ITT - The ITT was less of a team event.  In fact, the ITT is the definition of a non-team event.  All riders pace themselves to produce the fastest possible time over the distance of the marked Time Trial course.  Individually I was happy with my performance.  After catching two riders in front of me, and dropping a rider who caught me on the final climb of the ITT, I posted a 5th place finishing time of 18:06.50, roughly 5 seconds behind Jake "The Hebrew Hammer" Warshaw who finished in 4th with a time of 18:01.19 over the 6.3 mile course.

Day 2 - Somerville, MA - Criterium and USAC Criterium

Tanner Haskins and Josh Saxe take a visit through the
pain cave without going through bonktown.
Collegiate Criterium - After getting a good nights rest on the most comfortable couch in the world, we traveled to Tufts Somerville campus for the legendary criterium which was last raced in 2007.  The course was technically demanding, with 6 corners and three sets of cobblestone walkways spanning across the finishing flat.  The course started with an easy left hand turn into a quick descent which led straight to a blisteringly fast 90 degree left hand corner.  The corner of death was followed by a smooth semi-flat straight away leading into corner 3 and 4, an uphill switchback followed by a brief flat into the climb after corner 5 and 6 in to the finishing stretch.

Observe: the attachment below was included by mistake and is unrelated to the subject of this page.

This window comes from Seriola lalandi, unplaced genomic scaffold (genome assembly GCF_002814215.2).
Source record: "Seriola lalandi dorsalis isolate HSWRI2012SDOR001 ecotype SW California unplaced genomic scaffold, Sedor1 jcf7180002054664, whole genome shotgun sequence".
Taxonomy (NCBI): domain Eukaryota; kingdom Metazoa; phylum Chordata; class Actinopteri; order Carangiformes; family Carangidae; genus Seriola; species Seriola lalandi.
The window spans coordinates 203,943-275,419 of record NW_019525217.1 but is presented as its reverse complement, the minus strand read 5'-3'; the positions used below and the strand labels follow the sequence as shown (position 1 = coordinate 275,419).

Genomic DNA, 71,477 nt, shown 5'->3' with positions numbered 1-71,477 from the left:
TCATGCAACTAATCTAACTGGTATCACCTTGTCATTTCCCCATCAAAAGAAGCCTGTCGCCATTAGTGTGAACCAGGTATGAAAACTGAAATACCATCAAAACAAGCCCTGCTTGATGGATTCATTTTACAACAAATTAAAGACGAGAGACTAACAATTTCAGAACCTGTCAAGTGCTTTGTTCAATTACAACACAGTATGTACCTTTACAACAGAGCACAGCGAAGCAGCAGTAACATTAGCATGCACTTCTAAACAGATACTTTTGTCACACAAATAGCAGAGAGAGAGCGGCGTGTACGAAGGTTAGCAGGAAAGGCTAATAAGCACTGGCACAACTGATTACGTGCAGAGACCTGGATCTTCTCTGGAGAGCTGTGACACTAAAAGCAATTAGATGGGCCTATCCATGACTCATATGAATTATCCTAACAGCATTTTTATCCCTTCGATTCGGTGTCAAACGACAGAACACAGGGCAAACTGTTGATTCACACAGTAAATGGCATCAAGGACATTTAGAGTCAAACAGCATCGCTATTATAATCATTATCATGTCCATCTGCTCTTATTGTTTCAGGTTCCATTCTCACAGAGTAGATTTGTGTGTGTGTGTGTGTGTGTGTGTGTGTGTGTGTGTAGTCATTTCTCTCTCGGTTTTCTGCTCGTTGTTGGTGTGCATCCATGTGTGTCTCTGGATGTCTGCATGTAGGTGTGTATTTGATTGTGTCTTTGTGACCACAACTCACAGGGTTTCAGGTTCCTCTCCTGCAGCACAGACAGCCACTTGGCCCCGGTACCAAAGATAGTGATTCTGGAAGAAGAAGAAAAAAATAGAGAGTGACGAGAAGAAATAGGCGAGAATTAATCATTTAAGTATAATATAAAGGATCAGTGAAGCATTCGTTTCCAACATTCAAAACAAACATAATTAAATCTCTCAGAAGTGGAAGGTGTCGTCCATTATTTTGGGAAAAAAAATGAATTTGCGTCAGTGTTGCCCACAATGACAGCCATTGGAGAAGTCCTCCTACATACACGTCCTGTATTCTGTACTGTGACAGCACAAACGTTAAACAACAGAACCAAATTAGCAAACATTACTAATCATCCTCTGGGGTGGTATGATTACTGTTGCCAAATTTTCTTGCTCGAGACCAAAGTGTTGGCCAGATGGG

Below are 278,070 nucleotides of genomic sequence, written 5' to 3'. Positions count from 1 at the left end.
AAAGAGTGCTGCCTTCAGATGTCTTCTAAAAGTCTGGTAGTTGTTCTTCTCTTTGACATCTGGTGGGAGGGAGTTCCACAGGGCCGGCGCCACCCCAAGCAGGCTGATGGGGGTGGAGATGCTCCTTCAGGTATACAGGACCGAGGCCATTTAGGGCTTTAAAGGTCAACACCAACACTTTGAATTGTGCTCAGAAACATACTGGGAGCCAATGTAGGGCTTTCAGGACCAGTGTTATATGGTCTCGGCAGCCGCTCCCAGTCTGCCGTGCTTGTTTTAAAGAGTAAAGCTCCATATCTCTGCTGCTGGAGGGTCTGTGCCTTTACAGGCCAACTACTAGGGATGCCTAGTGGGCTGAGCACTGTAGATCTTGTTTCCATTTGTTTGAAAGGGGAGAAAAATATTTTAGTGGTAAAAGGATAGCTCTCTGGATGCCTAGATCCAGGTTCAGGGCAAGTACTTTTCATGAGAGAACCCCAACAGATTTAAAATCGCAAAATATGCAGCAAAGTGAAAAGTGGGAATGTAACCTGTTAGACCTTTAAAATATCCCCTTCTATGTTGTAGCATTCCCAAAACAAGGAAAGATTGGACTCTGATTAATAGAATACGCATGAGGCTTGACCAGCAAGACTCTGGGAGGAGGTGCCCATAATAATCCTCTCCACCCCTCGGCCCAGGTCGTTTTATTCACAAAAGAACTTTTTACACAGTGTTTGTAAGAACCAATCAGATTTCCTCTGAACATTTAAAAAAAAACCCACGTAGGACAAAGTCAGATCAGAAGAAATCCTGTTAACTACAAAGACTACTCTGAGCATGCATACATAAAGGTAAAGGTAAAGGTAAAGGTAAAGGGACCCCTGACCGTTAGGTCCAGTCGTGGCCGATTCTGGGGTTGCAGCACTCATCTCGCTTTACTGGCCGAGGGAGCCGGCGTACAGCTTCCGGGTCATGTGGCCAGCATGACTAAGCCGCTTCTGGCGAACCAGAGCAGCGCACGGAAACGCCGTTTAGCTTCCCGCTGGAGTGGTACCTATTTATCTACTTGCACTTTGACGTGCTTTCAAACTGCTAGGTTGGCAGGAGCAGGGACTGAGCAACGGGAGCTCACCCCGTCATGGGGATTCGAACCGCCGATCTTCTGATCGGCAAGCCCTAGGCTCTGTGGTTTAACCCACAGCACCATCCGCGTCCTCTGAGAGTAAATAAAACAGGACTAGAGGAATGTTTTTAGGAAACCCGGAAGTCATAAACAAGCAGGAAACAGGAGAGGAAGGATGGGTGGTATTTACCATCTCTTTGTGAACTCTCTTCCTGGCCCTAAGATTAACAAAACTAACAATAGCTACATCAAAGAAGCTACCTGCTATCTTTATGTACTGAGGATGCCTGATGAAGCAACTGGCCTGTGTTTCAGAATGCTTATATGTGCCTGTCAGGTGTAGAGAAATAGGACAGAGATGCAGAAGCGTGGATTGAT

The racing was fast and furious.  The brakes were rarely touched anywhere in the course.  Coming out of turn 2 on to the flats was the most forgiving section of the race due to the helping hand of the tailwind.  Coming into the climb and on to the flats was by far the deepest in to the pain cave I went in the whole race.  The upper flat finishing stretch was tainted by a brutally strong headwind which made the apex of the climb a chore and half to push through.  I managed to finish in 16th place in the Collegiate Criterium, a satisfying placement considering criteriums are by far my weakest event.

Returning to the pain cave of Beanpot 2.0 Criterium as
an Onion!
USAC 4/5 Criterium - Later in the day I had a repeat performance amongst the USAC 4/5 field, finishing in 17th place among the 18/49 finishers.  While the pace was faster and I was exhausted, I managed to push myself further into the depths of the pain cave for a finishing result.

Coming up next...
Next weekend I will be venturing to race the legendary Battenkill, a classic race of the East Coast.  Feared by some, won by others.  Hopefully I will be able to travel to Yale to compete in the first day of races before the Battenkill Road Race on Sunday.  Yale was my first collegiate racing weekend last year, where I was pulled from all races besides the Time Trial.  I would love the chance to be able to return to Yale and put the race in it's place.  After all, no one has ever won a race in which they don't start.

Arc hard, ride fast, go plaid!